Style

Model Slash Actress

Rosie Huntington-Whiteley
Rosie Huntington-Whiteley
Rosie Huntington-Whiteley
Rosie Alice Huntington-Whiteley (born 18 April 1987) is an English model and actress, best known for her work for lingerie retailer Victoria's Secret and Burberry, and also for her role as Carly Spencer in the 2011 film Transformers: Dark of the Moon, the third installment in the Transformers film series. | Rosie Huntington-whiteley, Model, Actress, Philanthropist, Sexy,

Rosie Huntington-Whiteley: When it works and when it doesn't

The trend of models turning actress is certainly not a new one by any means. Lately though, the whole concept of this trend is being called into question as more and more models are attempting to brave the big screen. Although they are trained to put on a show of sorts for audiences, does this automatically prepare them to transition into acting? Does being fabulous on the runway translate into acting talent and star power?

The third installment of the Transformers trilogy, Transformers: Dark of the Moon, raised eyebrows regarding the model turns actress controversy. The film sparked much talk initially when model turning actress in her first role ever, Rosie Huntington-Whiteley replaced model turned actress Megan Fox. The gorgeous Huntington-Whiteley is best known as a "Secret Angel" for the Victoria Secret lingerie brand in the modeling world. Unfortunately, the general consensus by critics and movie goers, Rosie's secret angel skills didn't transform into actual 'good' acting.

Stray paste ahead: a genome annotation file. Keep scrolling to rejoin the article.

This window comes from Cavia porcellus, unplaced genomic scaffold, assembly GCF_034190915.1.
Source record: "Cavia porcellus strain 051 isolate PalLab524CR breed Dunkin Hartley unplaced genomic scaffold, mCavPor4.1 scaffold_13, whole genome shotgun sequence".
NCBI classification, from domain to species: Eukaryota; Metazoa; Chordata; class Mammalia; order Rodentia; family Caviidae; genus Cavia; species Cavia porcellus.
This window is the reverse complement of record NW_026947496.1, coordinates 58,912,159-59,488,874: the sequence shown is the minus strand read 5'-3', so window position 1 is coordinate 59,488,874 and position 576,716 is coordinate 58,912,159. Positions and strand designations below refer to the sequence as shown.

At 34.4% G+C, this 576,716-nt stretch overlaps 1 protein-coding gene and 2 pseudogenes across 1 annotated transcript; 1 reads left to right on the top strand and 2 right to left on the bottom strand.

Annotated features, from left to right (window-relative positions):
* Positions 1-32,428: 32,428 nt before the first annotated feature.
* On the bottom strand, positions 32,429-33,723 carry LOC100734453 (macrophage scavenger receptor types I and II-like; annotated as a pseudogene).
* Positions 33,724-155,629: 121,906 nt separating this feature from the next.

Prior to the release of the film, MTV Networks' NextMovie.com named her one of the 'Breakout Stars to Watch for in 2011' and CinemaCon Awards gave her the 'Female Star of Tomorrow' award. After the film, nothing much appears to be happening except to comment that her onscreen performance, if you can call it such, was dreadful. In fact, critics have said Huntington-Whiteley's performance made Megan Fox look Shakespearean in acting skills.